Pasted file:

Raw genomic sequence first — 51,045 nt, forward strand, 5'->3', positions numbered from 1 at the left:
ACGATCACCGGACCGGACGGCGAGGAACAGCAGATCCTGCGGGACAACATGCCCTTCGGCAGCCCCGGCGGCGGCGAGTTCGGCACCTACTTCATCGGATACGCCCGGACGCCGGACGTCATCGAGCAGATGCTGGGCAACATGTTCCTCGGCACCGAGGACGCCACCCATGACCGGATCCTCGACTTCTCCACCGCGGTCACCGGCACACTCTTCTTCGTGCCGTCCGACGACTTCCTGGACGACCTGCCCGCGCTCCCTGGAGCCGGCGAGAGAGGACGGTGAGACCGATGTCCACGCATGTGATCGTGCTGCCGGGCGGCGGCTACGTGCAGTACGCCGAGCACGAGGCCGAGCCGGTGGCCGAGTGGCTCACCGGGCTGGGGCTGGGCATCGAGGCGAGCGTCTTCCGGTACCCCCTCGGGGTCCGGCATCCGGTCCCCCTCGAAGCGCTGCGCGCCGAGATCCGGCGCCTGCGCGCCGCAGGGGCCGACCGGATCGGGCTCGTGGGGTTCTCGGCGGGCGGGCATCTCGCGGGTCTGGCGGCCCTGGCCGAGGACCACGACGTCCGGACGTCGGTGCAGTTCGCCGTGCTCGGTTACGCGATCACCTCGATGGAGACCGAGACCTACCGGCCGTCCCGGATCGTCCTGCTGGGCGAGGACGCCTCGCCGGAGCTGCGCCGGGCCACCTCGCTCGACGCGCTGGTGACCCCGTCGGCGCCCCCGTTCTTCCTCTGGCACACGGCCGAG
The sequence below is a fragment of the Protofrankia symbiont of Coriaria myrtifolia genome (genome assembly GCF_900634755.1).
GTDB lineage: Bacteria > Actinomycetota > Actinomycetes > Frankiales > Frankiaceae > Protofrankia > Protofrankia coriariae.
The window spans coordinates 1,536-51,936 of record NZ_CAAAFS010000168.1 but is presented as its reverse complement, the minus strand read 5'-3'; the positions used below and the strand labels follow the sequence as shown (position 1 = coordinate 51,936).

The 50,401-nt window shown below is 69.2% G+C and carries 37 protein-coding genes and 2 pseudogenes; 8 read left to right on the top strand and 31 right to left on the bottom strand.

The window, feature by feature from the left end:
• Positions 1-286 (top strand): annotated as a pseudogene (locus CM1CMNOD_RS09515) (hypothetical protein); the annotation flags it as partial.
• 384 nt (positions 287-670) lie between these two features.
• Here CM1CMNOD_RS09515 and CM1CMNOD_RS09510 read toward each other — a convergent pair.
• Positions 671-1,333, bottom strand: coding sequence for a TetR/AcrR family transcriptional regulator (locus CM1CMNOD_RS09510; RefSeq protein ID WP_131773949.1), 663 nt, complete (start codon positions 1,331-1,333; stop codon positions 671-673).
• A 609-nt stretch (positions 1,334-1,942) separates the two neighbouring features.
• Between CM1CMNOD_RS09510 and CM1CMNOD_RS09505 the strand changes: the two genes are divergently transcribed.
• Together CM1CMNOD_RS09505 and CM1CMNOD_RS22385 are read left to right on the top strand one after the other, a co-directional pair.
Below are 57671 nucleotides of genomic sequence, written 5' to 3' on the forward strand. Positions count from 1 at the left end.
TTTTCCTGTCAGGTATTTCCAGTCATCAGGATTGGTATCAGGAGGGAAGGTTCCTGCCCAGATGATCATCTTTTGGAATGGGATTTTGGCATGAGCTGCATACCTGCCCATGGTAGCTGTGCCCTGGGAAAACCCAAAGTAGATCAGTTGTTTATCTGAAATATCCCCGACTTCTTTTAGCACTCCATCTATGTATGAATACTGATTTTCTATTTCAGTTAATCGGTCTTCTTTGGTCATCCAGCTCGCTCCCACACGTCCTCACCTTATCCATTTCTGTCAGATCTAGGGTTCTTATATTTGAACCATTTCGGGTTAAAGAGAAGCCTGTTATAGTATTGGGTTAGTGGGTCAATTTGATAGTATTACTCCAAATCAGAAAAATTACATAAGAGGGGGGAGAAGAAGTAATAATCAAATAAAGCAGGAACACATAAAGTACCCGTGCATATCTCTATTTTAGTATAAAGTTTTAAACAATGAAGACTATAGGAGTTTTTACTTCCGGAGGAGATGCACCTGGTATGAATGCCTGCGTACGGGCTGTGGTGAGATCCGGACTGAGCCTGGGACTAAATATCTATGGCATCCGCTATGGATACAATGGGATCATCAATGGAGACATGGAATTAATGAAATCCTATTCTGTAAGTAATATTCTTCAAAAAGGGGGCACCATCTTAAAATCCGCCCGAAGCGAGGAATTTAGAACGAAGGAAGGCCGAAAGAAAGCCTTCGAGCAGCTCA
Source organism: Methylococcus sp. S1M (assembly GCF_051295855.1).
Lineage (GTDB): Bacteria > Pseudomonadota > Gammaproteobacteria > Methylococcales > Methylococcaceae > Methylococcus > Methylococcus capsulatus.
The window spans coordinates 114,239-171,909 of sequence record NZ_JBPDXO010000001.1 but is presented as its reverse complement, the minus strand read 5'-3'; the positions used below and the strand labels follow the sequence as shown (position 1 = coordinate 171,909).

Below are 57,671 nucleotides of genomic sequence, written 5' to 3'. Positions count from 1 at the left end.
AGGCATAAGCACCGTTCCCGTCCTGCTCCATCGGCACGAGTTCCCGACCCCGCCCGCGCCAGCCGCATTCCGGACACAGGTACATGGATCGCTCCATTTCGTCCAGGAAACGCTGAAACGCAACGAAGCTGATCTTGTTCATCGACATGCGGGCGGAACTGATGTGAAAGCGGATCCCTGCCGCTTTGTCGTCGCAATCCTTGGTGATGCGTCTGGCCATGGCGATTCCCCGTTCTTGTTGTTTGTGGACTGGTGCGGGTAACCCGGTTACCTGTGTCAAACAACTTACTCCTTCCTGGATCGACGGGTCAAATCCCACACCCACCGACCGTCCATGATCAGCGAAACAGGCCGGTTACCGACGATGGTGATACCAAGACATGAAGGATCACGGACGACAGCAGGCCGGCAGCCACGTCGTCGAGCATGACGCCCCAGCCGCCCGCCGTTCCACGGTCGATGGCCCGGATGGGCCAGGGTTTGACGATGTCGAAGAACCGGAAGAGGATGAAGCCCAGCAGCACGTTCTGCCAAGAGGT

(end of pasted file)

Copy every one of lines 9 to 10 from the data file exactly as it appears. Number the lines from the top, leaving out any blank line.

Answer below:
• 384 nt (positions 287-670) lie between these two features.
• Here CM1CMNOD_RS09515 and CM1CMNOD_RS09510 read toward each other — a convergent pair.